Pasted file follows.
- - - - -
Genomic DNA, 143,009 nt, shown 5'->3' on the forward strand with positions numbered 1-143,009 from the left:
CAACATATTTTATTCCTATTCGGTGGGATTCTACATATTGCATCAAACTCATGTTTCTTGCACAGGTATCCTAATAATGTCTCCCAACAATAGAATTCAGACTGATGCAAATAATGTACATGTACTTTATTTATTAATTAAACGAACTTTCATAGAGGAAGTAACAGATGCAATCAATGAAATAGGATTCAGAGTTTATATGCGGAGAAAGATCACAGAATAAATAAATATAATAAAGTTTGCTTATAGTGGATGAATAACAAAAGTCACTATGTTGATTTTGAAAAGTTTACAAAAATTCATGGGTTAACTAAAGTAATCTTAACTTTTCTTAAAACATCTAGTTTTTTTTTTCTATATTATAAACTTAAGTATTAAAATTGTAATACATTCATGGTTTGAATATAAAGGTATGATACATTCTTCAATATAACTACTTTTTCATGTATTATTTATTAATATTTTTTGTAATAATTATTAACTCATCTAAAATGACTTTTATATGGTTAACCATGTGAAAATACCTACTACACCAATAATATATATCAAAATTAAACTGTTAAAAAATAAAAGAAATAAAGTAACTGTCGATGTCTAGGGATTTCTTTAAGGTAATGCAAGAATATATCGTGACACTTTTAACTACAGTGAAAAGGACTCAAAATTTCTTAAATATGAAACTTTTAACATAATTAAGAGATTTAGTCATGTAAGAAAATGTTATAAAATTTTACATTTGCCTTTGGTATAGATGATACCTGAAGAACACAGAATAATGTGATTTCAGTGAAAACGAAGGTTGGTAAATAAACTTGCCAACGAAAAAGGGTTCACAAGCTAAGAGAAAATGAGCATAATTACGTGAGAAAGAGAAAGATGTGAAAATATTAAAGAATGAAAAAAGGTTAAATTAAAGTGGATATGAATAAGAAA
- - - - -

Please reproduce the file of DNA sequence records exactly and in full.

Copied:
Genomic DNA, 143,009 nt, shown 5'->3' on the forward strand with positions numbered 1-143,009 from the left:
CAACATATTTTATTCCTATTCGGTGGGATTCTACATATTGCATCAAACTCATGTTTCTTGCACAGGTATCCTAATAATGTCTCCCAACAATAGAATTCAGACTGATGCAAATAATGTACATGTACTTTATTTATTAATTAAACGAACTTTCATAGAGGAAGTAACAGATGCAATCAATGAAATAGGATTCAGAGTTTATATGCGGAGAAAGATCACAGAATAAATAAATATAATAAAGTTTGCTTATAGTGGATGAATAACAAAAGTCACTATGTTGATTTTGAAAAGTTTACAAAAATTCATGGGTTAACTAAAGTAATCTTAACTTTTCTTAAAACATCTAGTTTTTTTTTTCTATATTATAAACTTAAGTATTAAAATTGTAATACATTCATGGTTTGAATATAAAGGTATGATACATTCTTCAATATAACTACTTTTTCATGTATTATTTATTAATATTTTTTGTAATAATTATTAACTCATCTAAAATGACTTTTATATGGTTAACCATGTGAAAATACCTACTACACCAATAATATATATCAAAATTAAACTGTTAAAAAATAAAAGAAATAAAGTAACTGTCGATGTCTAGGGATTTCTTTAAGGTAATGCAAGAATATATCGTGACACTTTTAACTACAGTGAAAAGGACTCAAAATTTCTTAAATATGAAACTTTTAACATAATTAAGAGATTTAGTCATGTAAGAAAATGTTATAAAATTTTACATTTGCCTTTGGTATAGATGATACCTGAAGAACACAGAATAATGTGATTTCAGTGAAAACGAAGGTTGGTAAATAAACTTGCCAACGAAAAAGGGTTCACAAGCTAAGAGAAAATGAGCATAATTACGTGAGAAAGAGAAAGATGTGAAAATATTAAAGAATGAAAAAAGGTTAAATTAAAGTGGATATGAATAAGAAA